Monday, 19 January 2015

Nick Clegg belatedly calls a spade a spade.

From The Tab:

A vote-hungry Labour party would scrap tuition fees and replace them with a graduate tax.

Ed Miliband’s party plan to cap fees at a maximum £6,000 a year and place an annual levy on wages.

Almost seven million students finish uni with up to £40,000 of debt with less than half will land a graduate level job. According to the Sunday Times, student loans are never paid off in full by 45 per cent of students, leaving a £90 billion black hole by 2042.

From The Metro:

Meanwhile, Mr Clegg admitted he ‘regretted massively’ the furore caused by his tuition fees U-turn.

‘What we have introduced is a graduate tax and I really wish we had called it a graduate tax at the time,’ he claimed.

That's the whole point, which most people missed at the time.

If the amount of the loan repayments are based on a graduate's income, with the unpaid balance written off after a few decades, then that is to all intents and purposes like a 'graduate tax'.

The Tories only changed the system to discredit the Lib Dems because of the AV referendum, keen eyed observers would have noticed that the new system is actually 'progressive', in that graduates on low incomes would pay little or nothing, i.e. less than the previous system, and graduates on good incomes would pay a lot more.

It seems like a shit way of doing things, but that's how it is.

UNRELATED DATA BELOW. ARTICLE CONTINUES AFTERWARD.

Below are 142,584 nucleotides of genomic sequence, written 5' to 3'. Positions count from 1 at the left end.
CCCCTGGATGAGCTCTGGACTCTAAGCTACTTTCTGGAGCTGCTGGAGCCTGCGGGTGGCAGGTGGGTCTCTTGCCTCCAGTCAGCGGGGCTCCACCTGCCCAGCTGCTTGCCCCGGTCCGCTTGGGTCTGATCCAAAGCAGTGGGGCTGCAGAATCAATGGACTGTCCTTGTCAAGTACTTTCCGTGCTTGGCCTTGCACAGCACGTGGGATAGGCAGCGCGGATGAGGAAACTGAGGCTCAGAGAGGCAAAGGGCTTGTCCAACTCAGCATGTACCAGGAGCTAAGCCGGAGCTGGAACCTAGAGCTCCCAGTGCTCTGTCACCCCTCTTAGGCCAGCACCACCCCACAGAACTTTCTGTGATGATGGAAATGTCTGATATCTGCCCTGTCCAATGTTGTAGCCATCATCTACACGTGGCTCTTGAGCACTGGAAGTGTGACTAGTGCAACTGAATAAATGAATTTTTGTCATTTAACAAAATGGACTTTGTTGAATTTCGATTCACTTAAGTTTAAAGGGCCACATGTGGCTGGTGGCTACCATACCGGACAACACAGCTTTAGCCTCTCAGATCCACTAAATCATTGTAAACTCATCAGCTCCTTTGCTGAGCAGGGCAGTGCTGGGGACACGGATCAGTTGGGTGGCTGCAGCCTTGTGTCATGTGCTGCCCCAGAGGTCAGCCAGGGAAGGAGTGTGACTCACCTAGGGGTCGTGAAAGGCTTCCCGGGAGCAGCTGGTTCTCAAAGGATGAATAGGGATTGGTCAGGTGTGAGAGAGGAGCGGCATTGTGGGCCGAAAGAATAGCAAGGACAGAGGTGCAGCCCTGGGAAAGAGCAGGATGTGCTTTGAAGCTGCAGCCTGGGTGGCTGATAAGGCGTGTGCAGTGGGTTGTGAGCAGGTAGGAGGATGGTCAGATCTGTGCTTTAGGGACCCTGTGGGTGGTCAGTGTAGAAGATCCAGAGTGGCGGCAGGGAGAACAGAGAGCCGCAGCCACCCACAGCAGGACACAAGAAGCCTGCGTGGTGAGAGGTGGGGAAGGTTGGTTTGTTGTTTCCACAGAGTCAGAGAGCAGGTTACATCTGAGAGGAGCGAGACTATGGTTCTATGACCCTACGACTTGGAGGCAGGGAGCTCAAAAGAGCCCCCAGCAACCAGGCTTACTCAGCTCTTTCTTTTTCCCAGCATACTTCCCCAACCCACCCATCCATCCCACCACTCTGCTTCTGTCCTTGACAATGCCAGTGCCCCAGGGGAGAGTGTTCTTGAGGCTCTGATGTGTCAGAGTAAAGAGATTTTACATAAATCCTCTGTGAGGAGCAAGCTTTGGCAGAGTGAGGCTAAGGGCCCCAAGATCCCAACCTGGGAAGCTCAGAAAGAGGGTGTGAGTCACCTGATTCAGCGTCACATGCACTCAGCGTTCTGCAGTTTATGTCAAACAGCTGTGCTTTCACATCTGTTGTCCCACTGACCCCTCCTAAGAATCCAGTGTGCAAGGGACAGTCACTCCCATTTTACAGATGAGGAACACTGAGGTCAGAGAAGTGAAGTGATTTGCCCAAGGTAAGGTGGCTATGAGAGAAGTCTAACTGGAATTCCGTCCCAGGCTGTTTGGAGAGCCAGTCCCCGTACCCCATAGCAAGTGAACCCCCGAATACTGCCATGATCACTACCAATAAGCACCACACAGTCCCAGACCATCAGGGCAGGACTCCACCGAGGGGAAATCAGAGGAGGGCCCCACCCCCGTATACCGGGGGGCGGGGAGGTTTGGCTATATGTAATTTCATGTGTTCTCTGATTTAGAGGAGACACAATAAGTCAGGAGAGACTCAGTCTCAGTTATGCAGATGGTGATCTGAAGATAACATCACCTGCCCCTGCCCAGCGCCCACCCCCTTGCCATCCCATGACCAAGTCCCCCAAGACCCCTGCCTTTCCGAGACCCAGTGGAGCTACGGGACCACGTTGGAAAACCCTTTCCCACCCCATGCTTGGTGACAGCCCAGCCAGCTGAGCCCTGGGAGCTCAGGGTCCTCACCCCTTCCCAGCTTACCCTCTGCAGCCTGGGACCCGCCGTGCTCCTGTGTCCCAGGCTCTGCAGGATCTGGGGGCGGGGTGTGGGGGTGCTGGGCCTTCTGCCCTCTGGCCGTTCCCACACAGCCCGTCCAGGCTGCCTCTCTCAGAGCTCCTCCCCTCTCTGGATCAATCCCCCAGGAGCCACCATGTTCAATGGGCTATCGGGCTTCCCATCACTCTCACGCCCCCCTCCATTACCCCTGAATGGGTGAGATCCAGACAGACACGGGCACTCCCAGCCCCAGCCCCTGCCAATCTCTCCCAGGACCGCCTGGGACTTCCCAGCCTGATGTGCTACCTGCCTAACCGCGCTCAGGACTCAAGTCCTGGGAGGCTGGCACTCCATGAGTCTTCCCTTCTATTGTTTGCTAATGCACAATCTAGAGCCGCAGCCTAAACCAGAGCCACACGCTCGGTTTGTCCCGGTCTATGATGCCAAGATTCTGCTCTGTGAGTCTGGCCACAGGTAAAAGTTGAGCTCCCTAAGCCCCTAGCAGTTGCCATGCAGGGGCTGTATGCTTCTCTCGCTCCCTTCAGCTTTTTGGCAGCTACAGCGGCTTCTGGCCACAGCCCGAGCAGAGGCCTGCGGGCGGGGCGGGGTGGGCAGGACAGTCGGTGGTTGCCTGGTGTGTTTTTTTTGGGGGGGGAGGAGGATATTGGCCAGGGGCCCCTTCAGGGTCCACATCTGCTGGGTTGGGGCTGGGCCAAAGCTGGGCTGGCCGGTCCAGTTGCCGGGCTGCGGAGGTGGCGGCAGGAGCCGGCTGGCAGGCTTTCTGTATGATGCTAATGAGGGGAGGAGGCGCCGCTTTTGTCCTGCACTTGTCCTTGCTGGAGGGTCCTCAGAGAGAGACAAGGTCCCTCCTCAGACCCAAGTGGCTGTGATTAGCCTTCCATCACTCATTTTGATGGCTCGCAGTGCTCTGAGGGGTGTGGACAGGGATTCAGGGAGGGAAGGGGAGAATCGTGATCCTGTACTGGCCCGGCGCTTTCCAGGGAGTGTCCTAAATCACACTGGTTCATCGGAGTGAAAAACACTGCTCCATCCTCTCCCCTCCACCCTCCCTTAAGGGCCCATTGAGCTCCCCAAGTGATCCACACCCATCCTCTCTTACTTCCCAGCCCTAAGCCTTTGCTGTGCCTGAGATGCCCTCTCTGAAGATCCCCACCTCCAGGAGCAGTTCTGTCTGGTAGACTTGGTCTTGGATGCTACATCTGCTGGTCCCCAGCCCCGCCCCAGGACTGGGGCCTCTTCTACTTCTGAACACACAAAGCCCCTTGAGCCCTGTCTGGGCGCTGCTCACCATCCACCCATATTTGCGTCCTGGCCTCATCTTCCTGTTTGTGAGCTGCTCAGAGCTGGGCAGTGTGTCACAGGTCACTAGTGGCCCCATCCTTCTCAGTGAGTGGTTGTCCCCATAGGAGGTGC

So assuming that Labour write off the nominal amount of loans, and just have a graduate tax of 9% on annual income above £16,910 (as at present), the amount which graduates have to pay will be no different; it's purely a psychological thing and bookkeeping entries.

So fair play to Labour, tactical genius.
@ Mombers. The Universal Credit withdrawal rate is officially 65%, but that applies to income net of PAYE.

If you earn less than the NIC thresholds, the rate is indeed 65%. If you earn more enough to trgger NIC but no income tax, the rate = 1 - (0.35*0.88)/1.138) = 73%. If you earn more than £10,000, the effective taper rate = 1 - ((0.68*0.35)/1.138) = 79%.

UC is supposed to replace Housing Benefit but not Council Tax Benefit. But Council Tax Benefit doesn't exist any more, each local council just invents their own Council Tax Reduction scheme (which is a lot less generous than Council Tax Benefit, rightly or wrongly), whatever the withdrawal rate is, this will nudge the rates mentioned above that much closer to 100%.


mombers said...

The Tories really pulled the wool over the Lib Dems' eyes on this one - genius.
The idea of a graduate tax is terrible. Tax and NI on £21k is already a marginal rate of 40.1% (employer NI!), this goes up to nearly half. Add in all the means tested stuff like working tax credits, housing benefit, child benefit, etc, I reckon grads will be facing benefit tapers going up well passed £60k a year. Universal credit should in theory limit marginal rates to 65% (MW I think you said that this excludes council tax benefit though so you're looking at over 80?). This makes tax avoidance or working abroad very attractive...